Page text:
Loan Modification Salesmen in WA State Must Be Licensed LOs, Mortgage Brokers, or Work at Consumer Loan Companies

From the Washington State Department of Financial Institutions:

DFI Advises Homeowners To Verify The Licenses Of Anyone Offering Loan Modification Services Before Hiring Them

OLYMPIA – The Washington State Department of Financial Institution’s Consumer Services Division advises homeowners who are delinquent on their mortgage to be cautious about using the services of someone offering to help them work with their lender to modify the terms of their home loan.

The Department of Financial Institutions (DFI) has received a number of inquiries regarding the legality of providing this service in this state. While there is nothing inherently illegal about this business, those providing this service in the State of Washington must be licensed as loan originators, mortgage brokers, or consumer loan companies and be overseen by the Department of Financial Institutions. Additionally, under applicable law, the loan modification provider associated with mortgage brokers have a fiduciary relationship with the borrower and must act in their best interest.

“DFI is concerned that homeowners in desperate situations may pay substantial fees for loan modification services and not take advantage of the HUD-approved counseling services offered for free by numerous non-profits,

Distressed Property Law

There has been a lot of confusion, anger and fear surrounding the new Distressed Property Law. I’m not going to jump on the bandwagon and do a critical analysis of the law, tearing apart each section.  The WA Assoc of Realtors has put their educational seminar online for free here for all of us.  Instead of all the ranting and raving taking place on other blogs attacking this law, feel free to pause and re-live these foreclosure rescue scam case studies from  2004, 2005, 2006  and 2007 which may help us better understand the reasons why we have this new law.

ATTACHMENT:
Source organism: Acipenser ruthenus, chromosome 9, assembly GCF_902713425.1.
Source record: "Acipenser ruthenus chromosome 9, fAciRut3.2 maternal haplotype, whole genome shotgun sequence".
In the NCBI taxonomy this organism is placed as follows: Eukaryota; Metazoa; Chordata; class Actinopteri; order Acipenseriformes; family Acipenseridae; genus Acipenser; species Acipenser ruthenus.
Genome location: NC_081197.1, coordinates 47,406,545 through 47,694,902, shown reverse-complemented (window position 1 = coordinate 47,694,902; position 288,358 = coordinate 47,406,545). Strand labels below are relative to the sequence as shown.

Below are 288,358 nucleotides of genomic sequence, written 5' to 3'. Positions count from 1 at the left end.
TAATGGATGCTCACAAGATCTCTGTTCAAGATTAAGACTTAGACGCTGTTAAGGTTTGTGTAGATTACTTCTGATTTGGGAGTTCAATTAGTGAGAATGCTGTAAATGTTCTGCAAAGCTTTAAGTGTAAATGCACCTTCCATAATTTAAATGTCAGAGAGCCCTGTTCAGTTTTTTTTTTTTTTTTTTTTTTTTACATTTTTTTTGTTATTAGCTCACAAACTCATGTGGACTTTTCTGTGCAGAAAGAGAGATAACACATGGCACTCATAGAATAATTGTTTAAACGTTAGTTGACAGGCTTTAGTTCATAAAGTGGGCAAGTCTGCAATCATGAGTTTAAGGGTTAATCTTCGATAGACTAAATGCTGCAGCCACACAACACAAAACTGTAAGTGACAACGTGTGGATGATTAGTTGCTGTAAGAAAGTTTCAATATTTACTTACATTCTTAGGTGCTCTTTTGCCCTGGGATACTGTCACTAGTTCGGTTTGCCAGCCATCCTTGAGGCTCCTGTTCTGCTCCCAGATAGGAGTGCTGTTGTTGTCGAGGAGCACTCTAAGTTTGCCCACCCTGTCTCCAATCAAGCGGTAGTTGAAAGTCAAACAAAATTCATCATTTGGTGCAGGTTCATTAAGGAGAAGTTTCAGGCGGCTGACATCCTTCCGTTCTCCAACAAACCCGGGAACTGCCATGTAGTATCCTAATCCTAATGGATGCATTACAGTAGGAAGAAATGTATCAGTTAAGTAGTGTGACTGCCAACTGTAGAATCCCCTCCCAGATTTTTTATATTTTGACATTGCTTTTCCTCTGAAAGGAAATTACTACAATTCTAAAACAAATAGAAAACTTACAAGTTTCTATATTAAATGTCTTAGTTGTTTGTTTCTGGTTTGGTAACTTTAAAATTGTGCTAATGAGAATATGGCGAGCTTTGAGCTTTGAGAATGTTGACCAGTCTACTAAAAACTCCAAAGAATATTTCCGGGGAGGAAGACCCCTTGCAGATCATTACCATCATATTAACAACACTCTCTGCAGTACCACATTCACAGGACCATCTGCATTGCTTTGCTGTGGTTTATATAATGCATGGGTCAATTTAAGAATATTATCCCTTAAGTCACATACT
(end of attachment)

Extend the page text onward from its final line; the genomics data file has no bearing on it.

At the height of the bubble run up in 2005, there were hundreds of people attending foreclosure auctions, planning on making millions in real estate, usually after attending a get-rich-quick seminar.  Even today, the get-rich-quick hucksters are still luring in the same type of person who thinks there’s a magic diet pill that will help you lose those last ten pounds, and who thinks there’s still a way to make six figures with no experience, or in the case of this company, $2,000 per hour.

Readers on this blog and elsewhere have been highly critical of our state lawmakers for being reactionary and passing laws only after they would have done any good.  In this case, our legislature has tried to be pro-active and place boundaries around “distressed property transactions.

Will Real Estate Agents Embrace a Loan Originator with Fiduciary Duties?

I’m beginning to wonder. I’ve always put the clients best interest first…it’s just something I naturally have to do in order to bevalentinescandy able to sleep at night. There has been a time or two when a real estate agent has told me that my job is solely to provide mortgages and not worry if the mortgage made sense or if someone is capable of making the payment in my opinion. This is one reason why I’m glad that I (and others designated as mortgage brokers) will have official fiduciary duties to their clients. Here’s a scenario for you to chew on that has me wondering if Real Estate Agents will be as accepting of this new responsibility…